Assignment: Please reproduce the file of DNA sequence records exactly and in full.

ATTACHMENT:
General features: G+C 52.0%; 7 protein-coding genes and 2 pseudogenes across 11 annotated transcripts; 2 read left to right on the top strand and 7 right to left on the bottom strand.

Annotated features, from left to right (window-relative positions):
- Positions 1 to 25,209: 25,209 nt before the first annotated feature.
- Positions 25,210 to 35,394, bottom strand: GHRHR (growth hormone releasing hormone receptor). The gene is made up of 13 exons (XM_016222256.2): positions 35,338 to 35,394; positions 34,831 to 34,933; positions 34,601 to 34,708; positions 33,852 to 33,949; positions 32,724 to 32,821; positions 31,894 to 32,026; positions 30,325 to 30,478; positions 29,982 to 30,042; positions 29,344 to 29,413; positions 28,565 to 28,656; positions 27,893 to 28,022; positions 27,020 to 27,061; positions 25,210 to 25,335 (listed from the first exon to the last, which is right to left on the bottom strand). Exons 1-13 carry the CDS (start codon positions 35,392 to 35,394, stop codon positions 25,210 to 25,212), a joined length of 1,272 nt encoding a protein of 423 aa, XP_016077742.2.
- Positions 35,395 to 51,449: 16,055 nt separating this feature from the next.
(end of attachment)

General features: G+C 52.0%; 7 protein-coding genes and 2 pseudogenes across 11 annotated transcripts; 2 read left to right on the top strand and 7 right to left on the bottom strand.

Annotated features, from left to right (window-relative positions):
- Positions 1 to 25,209: 25,209 nt before the first annotated feature.
- Positions 25,210 to 35,394, bottom strand: GHRHR (growth hormone releasing hormone receptor). The gene is made up of 13 exons (XM_016222256.2): positions 35,338 to 35,394; positions 34,831 to 34,933; positions 34,601 to 34,708; positions 33,852 to 33,949; positions 32,724 to 32,821; positions 31,894 to 32,026; positions 30,325 to 30,478; positions 29,982 to 30,042; positions 29,344 to 29,413; positions 28,565 to 28,656; positions 27,893 to 28,022; positions 27,020 to 27,061; positions 25,210 to 25,335 (listed from the first exon to the last, which is right to left on the bottom strand). Exons 1-13 carry the CDS (start codon positions 35,392 to 35,394, stop codon positions 25,210 to 25,212), a joined length of 1,272 nt encoding a protein of 423 aa, XP_016077742.2.
- Positions 35,395 to 51,449: 16,055 nt separating this feature from the next.